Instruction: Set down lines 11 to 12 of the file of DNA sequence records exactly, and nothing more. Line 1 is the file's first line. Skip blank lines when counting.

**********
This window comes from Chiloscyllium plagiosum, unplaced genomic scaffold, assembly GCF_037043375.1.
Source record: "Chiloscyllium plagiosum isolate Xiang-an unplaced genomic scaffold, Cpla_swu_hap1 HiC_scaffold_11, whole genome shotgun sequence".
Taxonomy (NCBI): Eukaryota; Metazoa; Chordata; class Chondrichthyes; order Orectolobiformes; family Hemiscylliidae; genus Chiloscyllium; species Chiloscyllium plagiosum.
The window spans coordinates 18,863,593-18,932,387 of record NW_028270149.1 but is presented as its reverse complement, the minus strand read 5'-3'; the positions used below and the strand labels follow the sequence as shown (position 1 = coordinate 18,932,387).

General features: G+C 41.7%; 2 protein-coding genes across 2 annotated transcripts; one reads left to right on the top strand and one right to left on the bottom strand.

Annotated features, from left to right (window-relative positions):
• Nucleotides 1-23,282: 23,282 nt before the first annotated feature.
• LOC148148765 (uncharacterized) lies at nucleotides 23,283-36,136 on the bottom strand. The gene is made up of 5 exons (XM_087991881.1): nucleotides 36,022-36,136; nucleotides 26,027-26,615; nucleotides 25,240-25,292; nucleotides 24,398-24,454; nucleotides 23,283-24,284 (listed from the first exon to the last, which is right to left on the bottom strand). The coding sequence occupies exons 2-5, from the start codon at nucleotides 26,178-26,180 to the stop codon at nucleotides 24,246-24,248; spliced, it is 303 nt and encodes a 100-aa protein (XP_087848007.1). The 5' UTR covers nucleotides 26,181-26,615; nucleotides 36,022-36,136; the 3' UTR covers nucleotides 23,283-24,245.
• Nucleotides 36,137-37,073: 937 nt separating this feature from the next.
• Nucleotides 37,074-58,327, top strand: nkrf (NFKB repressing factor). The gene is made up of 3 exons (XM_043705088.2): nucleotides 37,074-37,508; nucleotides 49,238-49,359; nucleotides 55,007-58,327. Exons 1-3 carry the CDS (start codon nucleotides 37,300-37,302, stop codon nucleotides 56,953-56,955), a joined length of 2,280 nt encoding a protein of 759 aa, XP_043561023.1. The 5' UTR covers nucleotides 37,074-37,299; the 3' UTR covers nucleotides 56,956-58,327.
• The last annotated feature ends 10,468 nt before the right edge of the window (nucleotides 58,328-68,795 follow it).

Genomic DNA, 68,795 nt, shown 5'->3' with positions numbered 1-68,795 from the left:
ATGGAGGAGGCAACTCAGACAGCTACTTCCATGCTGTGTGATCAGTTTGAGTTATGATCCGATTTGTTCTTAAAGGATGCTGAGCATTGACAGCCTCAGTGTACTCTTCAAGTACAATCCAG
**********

• The last annotated feature ends 10,468 nt before the right edge of the window (nucleotides 58,328-68,795 follow it).

Genomic DNA, 68,795 nt, shown 5'->3' with positions numbered 1-68,795 from the left: